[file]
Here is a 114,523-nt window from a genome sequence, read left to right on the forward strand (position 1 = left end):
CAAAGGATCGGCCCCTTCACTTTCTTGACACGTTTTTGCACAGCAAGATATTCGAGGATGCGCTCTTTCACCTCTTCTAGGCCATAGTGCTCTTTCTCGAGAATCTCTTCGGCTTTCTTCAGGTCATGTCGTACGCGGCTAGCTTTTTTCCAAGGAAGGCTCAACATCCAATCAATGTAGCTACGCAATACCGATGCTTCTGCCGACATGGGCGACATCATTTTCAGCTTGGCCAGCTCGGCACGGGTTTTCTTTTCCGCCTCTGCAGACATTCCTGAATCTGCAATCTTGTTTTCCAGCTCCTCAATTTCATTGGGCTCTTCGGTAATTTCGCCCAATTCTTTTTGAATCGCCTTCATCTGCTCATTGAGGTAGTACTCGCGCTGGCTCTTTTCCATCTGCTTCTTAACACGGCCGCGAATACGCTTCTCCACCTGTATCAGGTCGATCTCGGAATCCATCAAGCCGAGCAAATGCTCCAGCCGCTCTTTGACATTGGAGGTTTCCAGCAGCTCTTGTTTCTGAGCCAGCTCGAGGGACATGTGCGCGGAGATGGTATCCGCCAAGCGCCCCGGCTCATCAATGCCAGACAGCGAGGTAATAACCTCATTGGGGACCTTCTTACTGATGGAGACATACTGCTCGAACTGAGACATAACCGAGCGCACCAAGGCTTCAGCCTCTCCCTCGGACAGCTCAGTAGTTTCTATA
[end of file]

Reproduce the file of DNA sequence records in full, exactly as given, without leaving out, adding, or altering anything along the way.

Here is a 114,523-nt window from a genome sequence, read left to right on the forward strand (position 1 = left end):
CAAAGGATCGGCCCCTTCACTTTCTTGACACGTTTTTGCACAGCAAGATATTCGAGGATGCGCTCTTTCACCTCTTCTAGGCCATAGTGCTCTTTCTCGAGAATCTCTTCGGCTTTCTTCAGGTCATGTCGTACGCGGCTAGCTTTTTTCCAAGGAAGGCTCAACATCCAATCAATGTAGCTACGCAATACCGATGCTTCTGCCGACATGGGCGACATCATTTTCAGCTTGGCCAGCTCGGCACGGGTTTTCTTTTCCGCCTCTGCAGACATTCCTGAATCTGCAATCTTGTTTTCCAGCTCCTCAATTTCATTGGGCTCTTCGGTAATTTCGCCCAATTCTTTTTGAATCGCCTTCATCTGCTCATTGAGGTAGTACTCGCGCTGGCTCTTTTCCATCTGCTTCTTAACACGGCCGCGAATACGCTTCTCCACCTGTATCAGGTCGATCTCGGAATCCATCAAGCCGAGCAAATGCTCCAGCCGCTCTTTGACATTGGAGGTTTCCAGCAGCTCTTGTTTCTGAGCCAGCTCGAGGGACATGTGCGCGGAGATGGTATCCGCCAAGCGCCCCGGCTCATCAATGCCAGACAGCGAGGTAATAACCTCATTGGGGACCTTCTTACTGATGGAGACATACTGCTCGAACTGAGACATAACCGAGCGCACCAAGGCTTCAGCCTCTCCCTCGGACAGCTCAGTAGTTTCTATA